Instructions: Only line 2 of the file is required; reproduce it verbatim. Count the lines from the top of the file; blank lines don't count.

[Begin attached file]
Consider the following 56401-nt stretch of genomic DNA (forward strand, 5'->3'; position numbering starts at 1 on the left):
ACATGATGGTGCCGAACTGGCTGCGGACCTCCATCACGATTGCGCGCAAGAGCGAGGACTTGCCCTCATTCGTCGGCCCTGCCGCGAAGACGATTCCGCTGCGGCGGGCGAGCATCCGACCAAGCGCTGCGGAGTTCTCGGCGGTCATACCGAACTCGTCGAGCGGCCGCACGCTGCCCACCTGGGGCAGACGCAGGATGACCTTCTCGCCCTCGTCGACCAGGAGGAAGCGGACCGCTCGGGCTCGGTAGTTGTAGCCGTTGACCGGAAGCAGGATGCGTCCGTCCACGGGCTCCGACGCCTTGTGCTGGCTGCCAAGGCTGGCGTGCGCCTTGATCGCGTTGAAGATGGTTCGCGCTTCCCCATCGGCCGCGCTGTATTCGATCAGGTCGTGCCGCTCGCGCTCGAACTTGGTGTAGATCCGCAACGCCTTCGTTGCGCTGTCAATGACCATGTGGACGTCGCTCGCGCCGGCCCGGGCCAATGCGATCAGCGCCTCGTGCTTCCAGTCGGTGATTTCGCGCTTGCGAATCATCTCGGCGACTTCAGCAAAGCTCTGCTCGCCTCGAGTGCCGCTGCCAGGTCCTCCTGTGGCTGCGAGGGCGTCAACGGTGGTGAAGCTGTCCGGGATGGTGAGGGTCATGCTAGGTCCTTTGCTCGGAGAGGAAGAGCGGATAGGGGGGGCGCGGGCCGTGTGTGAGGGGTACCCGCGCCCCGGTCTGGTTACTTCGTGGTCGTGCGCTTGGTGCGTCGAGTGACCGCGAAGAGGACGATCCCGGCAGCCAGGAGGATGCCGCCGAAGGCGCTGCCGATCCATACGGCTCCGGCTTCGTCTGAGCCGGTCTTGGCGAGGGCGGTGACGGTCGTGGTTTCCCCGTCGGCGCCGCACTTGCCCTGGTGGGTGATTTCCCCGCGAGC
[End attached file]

ACATGATGGTGCCGAACTGGCTGCGGACCTCCATCACGATTGCGCGCAAGAGCGAGGACTTGCCCTCATTCGTCGGCCCTGCCGCGAAGACGATTCCGCTGCGGCGGGCGAGCATCCGACCAAGCGCTGCGGAGTTCTCGGCGGTCATACCGAACTCGTCGAGCGGCCGCACGCTGCCCACCTGGGGCAGACGCAGGATGACCTTCTCGCCCTCGTCGACCAGGAGGAAGCGGACCGCTCGGGCTCGGTAGTTGTAGCCGTTGACCGGAAGCAGGATGCGTCCGTCCACGGGCTCCGACGCCTTGTGCTGGCTGCCAAGGCTGGCGTGCGCCTTGATCGCGTTGAAGATGGTTCGCGCTTCCCCATCGGCCGCGCTGTATTCGATCAGGTCGTGCCGCTCGCGCTCGAACTTGGTGTAGATCCGCAACGCCTTCGTTGCGCTGTCAATGACCATGTGGACGTCGCTCGCGCCGGCCCGGGCCAATGCGATCAGCGCCTCGTGCTTCCAGTCGGTGATTTCGCGCTTGCGAATCATCTCGGCGACTTCAGCAAAGCTCTGCTCGCCTCGAGTGCCGCTGCCAGGTCCTCCTGTGGCTGCGAGGGCGTCAACGGTGGTGAAGCTGTCCGGGATGGTGAGGGTCATGCTAGGTCCTTTGCTCGGAGAGGAAGAGCGGATAGGGGGGGCGCGGGCCGTGTGTGAGGGGTACCCGCGCCCCGGTCTGGTTACTTCGTGGTCGTGCGCTTGGTGCGTCGAGTGACCGCGAAGAGGACGATCCCGGCAGCCAGGAGGATGCCGCCGAAGGCGCTGCCGATCCATACGGCTCCGGCTTCGTCTGAGCCGGTCTTGGCGAGGGCGGTGACGGTCGTGGTTTCCCCGTCGGCGCCGCACTTGCCCTGGTGGGTGATTTCCCCGCGAGC